Peace in Colombia means opportunity for farmers

Frank Fierro noticed things had changed in his hometown of Planadas, Colombia, in the four years he was away getting his agricultural engineering degree.

In the Colombian countryside, there was one constant, Fierro said: “tense calm.” The Colombian army was present in local towns and guerrillas from the Revolutionary Armed Forces of Colombia, or FARC, were in the mountains.

But today, young people like Fierro, 24, see a chance to return to their hometowns and build productive careers in agriculture, growing special varieties of coffee, plantains or pineapples.

Close-up of Frank Fierro (Courtesy of Frank Fierro)
Frank Fierro is two months away from his first plantain harvest in his hometown in Colombia. (Courtesy photo)

That is possible because of the training Fierro and others received through La Salle University’s Utopia Project, but also because of the growing potential for peace, culminating in the peace agreement signed with the FARC on September 26.

“If at least 50 percent of the peace accord is implemented, the countryside will change dramatically. There will be opportunities,” Fierro said, speaking through an interpreter.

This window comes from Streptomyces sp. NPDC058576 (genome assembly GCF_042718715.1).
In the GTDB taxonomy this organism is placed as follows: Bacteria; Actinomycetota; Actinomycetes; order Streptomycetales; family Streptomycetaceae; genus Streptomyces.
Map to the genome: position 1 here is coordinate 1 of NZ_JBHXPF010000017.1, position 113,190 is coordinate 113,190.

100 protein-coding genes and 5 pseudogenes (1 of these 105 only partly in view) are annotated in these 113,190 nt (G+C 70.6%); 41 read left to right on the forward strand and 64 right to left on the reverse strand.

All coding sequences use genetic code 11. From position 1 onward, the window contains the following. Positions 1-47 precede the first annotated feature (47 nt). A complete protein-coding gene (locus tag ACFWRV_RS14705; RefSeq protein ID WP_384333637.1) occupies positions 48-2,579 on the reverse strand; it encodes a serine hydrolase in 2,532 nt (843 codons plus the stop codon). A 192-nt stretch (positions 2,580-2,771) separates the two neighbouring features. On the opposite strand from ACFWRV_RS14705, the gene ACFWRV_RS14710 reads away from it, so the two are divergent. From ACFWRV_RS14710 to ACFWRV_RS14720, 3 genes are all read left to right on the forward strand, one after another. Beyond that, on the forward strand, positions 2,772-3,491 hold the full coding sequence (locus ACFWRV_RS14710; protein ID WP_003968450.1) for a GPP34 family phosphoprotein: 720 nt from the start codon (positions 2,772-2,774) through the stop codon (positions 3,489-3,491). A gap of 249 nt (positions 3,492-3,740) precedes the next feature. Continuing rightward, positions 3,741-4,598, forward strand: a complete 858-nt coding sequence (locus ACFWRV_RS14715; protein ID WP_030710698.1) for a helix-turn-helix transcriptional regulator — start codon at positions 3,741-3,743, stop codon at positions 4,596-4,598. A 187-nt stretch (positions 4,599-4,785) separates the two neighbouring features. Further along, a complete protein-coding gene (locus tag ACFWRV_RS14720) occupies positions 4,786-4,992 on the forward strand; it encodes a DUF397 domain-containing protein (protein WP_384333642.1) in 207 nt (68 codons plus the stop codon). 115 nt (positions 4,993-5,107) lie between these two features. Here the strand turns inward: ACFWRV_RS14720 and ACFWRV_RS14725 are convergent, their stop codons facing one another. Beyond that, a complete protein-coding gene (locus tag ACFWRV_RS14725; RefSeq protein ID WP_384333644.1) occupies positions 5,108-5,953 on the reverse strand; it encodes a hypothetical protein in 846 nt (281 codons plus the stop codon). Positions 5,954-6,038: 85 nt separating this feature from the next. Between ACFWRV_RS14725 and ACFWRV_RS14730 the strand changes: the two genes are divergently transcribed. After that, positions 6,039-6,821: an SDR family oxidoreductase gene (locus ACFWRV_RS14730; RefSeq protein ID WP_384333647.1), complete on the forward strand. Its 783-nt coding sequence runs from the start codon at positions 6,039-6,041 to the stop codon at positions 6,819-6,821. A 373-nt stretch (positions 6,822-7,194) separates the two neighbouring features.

Growing up in the middle of the Western Hemisphere’s longest conflict, Fierro hadn’t expected to travel to school. But school came to him. The Universidad de La Salle in Bogotá recruited him and other students from areas affected by violence to study in Yopal, Colombia. Brother Carlos Gómez, the president of the university and founder of the Utopia Project, mentored the students.

Fierro became a leader. He was the first student selected for an exchange program through the 100,000 Strong in the Americas initiative, which President Obama launched in 2011 to build bridges between students in the hemisphere. Fierro also got the chance to travel to the U.S. for the first time, staying two weeks in an exchange with New Mexico State University.

A new direction

Fierro returned to Planadas this summer with his degree and new ideas about plantain production. He admits even his own father and neighbors were skeptical.

But after discussions — some were more like arguments — he and his father found a balance between traditional knowledge and Fierro’s new technical skills.

“We’re more open, both of us, to different options,” said Fierro, speaking from his plantain fields.

He’s now consulting with his older neighbors on their plantain crops. “Since the results are starting to be seen, it’s actually the community coming to us now.”

Fierro sees himself and his network of fellow Utopia graduates as a force for peace.

“When people are busy, there is no time for war. There is only time to produce and make the country an agricultural power. If all of these Utopia fellow students keep working toward that direction, the change will be seen.”

He plans to stay in Planadas to build up his business and work with fellow Utopia Project graduates to create a countrywide agricultural information system.

Fierro is two months away from his first harvest.

“We trust in the change. We want peace.”